Asked by dcydhb dcydhb
on 13 May 2019

i want to use a loop of omega and when the omega has diffreent value ,the m0,m1,m2...have the different value,so in the loop i use the 'case' as this

for omega=0.1:0.1:2;

switch omega

case 0.100000;

m0=0.031949;

m1=3.141268;

m2=6.283023;

m3=9.424670;

m4=12.566289;

m5=15.707898;

m6=18.849502;

m7=21.991102;

m8=25.132701;

m9=28.274298;

m10=31.415894;

case 0.200000;

m0=0.063931;

m1=3.140293;

m2=6.282536;

m3=9.424345;

m4=12.566046;

m5=15.707703;

m6=18.849339;

m7=21.990963;

m8=25.132579;

m9=28.274190;

m10=31.415797;

and there are still some codes,but in the result,when omega=0.2,it still use the m0,m1,m2...of case 0.100000;

so when i change it as

case abs(omega-0.200000)<0.01;

it still has the problem,and why,thanks a lot!!!

Answer by Stephen Cobeldick
on 13 May 2019

Edited by Stephen Cobeldick
on 13 May 2019

Accepted Answer

Your first (inadvisable, numerically fragile, should-be-avoided) concept works for me:

for omega = 0.1:0.1:2;

switch omega

case 0.1

disp('one')

case 0.2

disp('two')

end

end

displays this in the command window:

one

two

Because of floating pont error in those numbers, this would be an extremely unreliable way to write code. Do NOT do this!

Your second method can be done quite easily, by simply thinking about the actual case value that you actually want switch to compare (hint: your case conditions are equal to true or false, but omega is not equal to true or false):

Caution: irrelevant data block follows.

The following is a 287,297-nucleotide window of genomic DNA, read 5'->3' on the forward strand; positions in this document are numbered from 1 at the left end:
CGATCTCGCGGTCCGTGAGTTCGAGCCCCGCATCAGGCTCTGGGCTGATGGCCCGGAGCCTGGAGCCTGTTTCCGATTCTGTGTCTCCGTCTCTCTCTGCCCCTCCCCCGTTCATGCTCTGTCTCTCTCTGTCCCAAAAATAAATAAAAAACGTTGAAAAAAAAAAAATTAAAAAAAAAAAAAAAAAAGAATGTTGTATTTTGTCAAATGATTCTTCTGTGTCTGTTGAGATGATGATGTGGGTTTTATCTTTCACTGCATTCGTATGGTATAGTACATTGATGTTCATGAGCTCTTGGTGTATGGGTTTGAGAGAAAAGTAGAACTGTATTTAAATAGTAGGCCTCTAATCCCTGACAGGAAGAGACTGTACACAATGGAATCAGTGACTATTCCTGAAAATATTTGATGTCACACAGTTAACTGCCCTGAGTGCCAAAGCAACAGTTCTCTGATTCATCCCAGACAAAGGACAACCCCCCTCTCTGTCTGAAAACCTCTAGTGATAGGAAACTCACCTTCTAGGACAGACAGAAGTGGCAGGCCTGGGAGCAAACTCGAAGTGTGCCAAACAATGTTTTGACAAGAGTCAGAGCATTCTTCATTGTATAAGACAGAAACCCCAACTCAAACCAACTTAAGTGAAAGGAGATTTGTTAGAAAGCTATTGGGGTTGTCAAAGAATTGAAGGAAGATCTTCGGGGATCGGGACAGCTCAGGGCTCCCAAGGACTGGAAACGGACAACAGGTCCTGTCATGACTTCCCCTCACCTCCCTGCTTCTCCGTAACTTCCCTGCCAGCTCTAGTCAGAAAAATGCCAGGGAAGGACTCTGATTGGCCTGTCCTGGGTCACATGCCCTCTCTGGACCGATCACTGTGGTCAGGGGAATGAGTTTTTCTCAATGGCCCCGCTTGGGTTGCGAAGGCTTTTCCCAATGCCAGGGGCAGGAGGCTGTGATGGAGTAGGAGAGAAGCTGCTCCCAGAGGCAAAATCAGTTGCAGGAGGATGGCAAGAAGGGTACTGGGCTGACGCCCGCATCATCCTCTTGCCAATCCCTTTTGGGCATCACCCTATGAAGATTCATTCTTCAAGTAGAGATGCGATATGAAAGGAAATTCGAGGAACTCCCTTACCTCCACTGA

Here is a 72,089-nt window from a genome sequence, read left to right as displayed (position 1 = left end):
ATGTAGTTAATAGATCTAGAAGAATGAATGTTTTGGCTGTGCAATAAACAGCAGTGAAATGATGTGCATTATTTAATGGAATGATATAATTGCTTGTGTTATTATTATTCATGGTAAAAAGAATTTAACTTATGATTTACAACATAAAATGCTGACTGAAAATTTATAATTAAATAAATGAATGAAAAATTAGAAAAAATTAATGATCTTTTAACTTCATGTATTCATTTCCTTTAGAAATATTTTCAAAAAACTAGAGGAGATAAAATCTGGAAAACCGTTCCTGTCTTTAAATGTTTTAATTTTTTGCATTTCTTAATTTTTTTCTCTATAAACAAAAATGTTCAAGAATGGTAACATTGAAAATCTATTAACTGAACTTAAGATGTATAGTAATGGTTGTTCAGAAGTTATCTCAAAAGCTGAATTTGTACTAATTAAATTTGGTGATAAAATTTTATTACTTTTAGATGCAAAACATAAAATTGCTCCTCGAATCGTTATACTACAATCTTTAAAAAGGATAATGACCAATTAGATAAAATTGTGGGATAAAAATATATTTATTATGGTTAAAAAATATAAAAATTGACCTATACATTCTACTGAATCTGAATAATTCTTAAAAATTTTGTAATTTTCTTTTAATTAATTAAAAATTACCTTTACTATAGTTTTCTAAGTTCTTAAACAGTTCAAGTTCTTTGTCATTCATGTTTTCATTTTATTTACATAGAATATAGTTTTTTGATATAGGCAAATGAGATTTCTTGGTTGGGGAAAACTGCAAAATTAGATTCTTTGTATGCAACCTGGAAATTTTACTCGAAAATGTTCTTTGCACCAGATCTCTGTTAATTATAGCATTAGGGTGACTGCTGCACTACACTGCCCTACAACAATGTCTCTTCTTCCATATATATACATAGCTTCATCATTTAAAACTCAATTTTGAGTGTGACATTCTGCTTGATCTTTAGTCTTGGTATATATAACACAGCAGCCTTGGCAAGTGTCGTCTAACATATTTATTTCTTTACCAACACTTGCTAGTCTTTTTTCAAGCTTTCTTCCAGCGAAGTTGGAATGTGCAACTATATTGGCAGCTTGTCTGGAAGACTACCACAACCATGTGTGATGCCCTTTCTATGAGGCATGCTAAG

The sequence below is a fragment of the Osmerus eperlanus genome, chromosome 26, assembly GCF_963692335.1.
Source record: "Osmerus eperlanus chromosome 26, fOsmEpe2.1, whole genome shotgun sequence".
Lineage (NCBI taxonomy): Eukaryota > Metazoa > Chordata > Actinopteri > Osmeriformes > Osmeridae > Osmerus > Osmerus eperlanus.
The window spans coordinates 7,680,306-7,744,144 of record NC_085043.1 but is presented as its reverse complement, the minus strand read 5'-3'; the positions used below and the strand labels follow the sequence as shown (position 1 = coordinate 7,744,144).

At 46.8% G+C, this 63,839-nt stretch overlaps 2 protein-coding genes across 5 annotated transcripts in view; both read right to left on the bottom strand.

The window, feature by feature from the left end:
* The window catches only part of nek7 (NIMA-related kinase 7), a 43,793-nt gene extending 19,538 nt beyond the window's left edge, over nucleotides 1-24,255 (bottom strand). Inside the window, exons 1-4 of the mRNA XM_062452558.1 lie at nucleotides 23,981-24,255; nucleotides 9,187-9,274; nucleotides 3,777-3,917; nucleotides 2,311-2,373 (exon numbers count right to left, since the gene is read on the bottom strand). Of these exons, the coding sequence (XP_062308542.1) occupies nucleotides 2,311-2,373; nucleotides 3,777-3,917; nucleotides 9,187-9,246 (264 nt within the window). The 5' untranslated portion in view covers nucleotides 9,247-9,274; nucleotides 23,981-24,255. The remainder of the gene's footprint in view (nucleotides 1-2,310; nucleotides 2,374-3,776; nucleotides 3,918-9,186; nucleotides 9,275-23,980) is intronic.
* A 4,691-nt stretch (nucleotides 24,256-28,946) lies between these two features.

for omega = 0.1:0.1:2;

switch true % this is the value for a valid CASE.

case abs(omega-0.1)<0.01;

disp('one')

case abs(omega-0.2)<0.01;

disp('two')

end

end

displays this in the command window:

one

two

dcydhb dcydhb
on 13 May 2019

i have accepted as it is wonderful and i was curious that

switch true % this is the value for a valid CASE.

case abs(omega-0.1)<0.01;

disp('one')

you must use the

switch true % this is the value for a valid CASE.

rather than

switch omega

why?

Walter Roberson
on 13 May 2019

When you use

switch numeric_value

case another_numeric_value

then the test is

if numeric_value == another_numeric_value

So let us follow that through with your proposed version with switch omega:

if omega == (abs(omega-0.1) < 0.01)

The right hand side is a logical value, false or true, convertable to numeric 0 or 1, and you want to compare that to omega. That can only possibly succeed if omega is 0 or 1 . In the case where omega is 1 then abs(1-0.1) is 0.9 and < 0.01 of that is false. In the case where omega is 0, then abs(0-0.1) is 0.1 and < 0.01 of that is false. Therefore switch omega cannot work.

Let us instead follow through with switch true:

if true == (abs(omega-0.1) < 0.01)

which can be true if omega is in the range approximately 0.1-0.01 to 0.1+0.01

dcydhb dcydhb
on 13 May 2019

great explanation and thank you all a lot!!!

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## Stephen Cobeldick (view profile)

Direct link to this comment:https://de.mathworks.com/matlabcentral/answers/461708-the-problem-of-using-case#comment_704501

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